Morning Briefing: October 18, 2011

President Obama mocked Republicans for not understanding his jobs plan during his bus tour in North Carolina yesterday, saying, “Maybe they just couldn’t understand the whole thing all at once. So we’re going to break it up into bite-size pieces so they can take a thoughtful approach to this legislation.” The first piece will be aid to states to help prevent layoffs of teachers, firefighters, and police officers.

Known for urging budget cuts, the International Monetary Fund warned nations yesterday that austerity policies have “become so aggressive” they could “trigger a new recession” characterized by “anemic demand” and “low growth.” The IMF urged almost all nations “to boost growth through expansive government budget and spending policies or through central bank measures.”

Republican lawmakers are not as enamored with Herman Cain’s 9-9-9 tax plan as members of the conservative base seem to be. In interviews with the Hill, several House GOP leaders on tax policy were lukewarm to the proposal, and expressed particular concern with the idea of a new 9 percent sales tax.

Occupy Wall Street protesters plan to march to the Manhattan district attorney’s office today to demand an investigation into what they say was an “unprovoked assault” on a protester when a police officer punched a man last week. A video the punch went viral, helping raise visibility.

Israeli Sergeant First Class Gilad Shalit was released by Hamas yesterday after five years in captivity, after Israeli officials agreed to eventually release more than a thousand Palestinian prisoners. Today, 477 Palestinian prisoners are expected to be released, and another 550 will be released in two months.

Members of Congress from both parties are calling for an end to the $5 billion each year in farm subsidies — with even major farm groups agreeing. But instead of entirely cutting the program, some are pushing for that money to go to the farms through a new subsidy program where most of the benefits going to large farms that grow commodity crops like soybeans cotton.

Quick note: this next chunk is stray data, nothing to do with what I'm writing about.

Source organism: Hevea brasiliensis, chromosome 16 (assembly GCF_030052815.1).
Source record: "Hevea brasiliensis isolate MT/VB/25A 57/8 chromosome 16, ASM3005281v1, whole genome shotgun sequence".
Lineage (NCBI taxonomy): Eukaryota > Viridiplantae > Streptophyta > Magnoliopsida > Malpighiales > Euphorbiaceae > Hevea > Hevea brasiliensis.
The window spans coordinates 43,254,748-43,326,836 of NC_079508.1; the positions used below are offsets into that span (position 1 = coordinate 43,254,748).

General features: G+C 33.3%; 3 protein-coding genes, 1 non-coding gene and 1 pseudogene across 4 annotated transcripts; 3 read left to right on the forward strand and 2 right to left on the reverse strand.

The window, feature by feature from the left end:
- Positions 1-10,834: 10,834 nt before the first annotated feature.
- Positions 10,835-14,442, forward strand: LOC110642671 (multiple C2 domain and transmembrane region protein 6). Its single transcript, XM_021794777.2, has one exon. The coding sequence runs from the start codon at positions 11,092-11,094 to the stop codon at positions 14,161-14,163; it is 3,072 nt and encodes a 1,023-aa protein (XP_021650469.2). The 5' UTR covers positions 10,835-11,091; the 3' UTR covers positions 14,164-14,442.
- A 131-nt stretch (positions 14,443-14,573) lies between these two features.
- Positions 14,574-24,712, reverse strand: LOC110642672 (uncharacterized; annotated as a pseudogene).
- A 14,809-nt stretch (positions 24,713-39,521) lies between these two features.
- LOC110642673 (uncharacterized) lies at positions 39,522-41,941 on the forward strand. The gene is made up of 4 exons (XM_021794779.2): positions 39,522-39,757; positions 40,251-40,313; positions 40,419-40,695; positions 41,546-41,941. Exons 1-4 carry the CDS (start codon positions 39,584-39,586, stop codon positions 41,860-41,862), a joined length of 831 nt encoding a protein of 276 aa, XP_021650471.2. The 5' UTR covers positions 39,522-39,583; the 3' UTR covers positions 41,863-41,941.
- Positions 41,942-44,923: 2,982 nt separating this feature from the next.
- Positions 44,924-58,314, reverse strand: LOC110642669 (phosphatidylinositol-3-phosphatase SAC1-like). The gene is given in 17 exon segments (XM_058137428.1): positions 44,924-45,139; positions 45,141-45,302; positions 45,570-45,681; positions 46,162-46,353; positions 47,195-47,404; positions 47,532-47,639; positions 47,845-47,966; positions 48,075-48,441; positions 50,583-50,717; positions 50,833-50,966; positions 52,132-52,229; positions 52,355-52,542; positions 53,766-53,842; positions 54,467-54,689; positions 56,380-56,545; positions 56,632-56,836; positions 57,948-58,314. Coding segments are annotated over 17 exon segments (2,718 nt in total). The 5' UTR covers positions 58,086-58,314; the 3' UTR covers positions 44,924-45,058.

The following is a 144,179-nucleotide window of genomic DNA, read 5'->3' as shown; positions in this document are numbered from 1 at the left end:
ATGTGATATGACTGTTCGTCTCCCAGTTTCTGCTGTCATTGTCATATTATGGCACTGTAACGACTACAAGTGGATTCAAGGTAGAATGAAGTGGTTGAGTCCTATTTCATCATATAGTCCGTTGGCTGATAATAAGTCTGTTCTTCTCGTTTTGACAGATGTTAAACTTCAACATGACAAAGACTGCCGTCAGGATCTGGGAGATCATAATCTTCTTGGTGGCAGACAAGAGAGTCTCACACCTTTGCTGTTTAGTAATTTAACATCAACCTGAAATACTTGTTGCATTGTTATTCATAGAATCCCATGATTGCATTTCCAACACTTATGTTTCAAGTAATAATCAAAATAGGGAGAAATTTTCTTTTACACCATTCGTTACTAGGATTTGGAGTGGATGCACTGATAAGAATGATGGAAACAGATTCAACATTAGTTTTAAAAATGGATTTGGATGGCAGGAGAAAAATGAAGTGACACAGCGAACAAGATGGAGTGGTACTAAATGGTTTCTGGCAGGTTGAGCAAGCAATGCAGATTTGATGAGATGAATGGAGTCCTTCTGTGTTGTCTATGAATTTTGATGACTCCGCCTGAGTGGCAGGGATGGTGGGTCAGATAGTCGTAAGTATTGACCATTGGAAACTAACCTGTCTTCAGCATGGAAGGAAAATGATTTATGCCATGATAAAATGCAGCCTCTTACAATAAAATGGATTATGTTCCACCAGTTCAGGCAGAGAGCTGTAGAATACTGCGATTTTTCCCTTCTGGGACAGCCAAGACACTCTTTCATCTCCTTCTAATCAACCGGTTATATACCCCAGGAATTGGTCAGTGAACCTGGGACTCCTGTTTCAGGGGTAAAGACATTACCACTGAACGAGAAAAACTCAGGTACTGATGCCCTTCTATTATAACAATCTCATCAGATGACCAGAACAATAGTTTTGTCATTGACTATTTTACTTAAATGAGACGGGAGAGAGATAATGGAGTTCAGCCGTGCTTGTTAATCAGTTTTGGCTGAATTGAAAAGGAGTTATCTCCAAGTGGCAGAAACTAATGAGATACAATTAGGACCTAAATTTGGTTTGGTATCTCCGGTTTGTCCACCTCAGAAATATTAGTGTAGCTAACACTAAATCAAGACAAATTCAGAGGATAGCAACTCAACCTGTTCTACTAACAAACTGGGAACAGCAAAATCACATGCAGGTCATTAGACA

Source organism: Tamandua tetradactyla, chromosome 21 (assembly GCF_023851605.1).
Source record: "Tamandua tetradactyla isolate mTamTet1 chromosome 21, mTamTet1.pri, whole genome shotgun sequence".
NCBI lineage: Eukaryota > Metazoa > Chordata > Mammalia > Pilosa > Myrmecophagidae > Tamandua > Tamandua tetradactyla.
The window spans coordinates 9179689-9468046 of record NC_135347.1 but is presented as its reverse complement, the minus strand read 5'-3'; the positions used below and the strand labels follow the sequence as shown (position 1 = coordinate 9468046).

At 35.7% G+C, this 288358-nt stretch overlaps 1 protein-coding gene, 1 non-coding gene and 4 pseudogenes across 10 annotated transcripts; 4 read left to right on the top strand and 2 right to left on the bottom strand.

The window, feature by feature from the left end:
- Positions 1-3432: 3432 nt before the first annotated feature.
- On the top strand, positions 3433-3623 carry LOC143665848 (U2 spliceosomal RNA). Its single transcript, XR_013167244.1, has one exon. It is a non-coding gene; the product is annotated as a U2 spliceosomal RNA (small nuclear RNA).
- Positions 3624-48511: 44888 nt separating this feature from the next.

The U.S. Senate unanimously approved a new pipeline safety bill yesterday after Sen. Rand Paul (R-KY) lifted his hold. The bill “authorizes federal regulators to hire more pipeline inspectors and allows fines of up to $250,000 for ‘major consequence’ violations and an maximum of $2.5 million for a series of major violations.”

The Iowa Republican Party has officially set its caucus for Jan. 3, pushing up the early primary elections to the holiday season. Nevada has already scheduled its primary for Jan. 14, and the Iowa announcement means that New Hampshire may decide to hold its first-in-the-nation primary in December.

A new Gallup poll reveals that 86 percent of U.S. workers are obese or have a chronic health issue that could cost the economy “more than $153 billion a year in lost productivity from increased sick days.” With approximately 450 million days of work missed each year because of weight and other health problems, another study puts the economic cost at around $1.1 trillion.

And finally: John Boehner goes to White Castle. The fast-food chain is adding the GOP House Speaker to it’s Cravers Hall of Fame, which recognizes “a public figure, celebrity or pop icon who has publicly shown their love of White Castle.”

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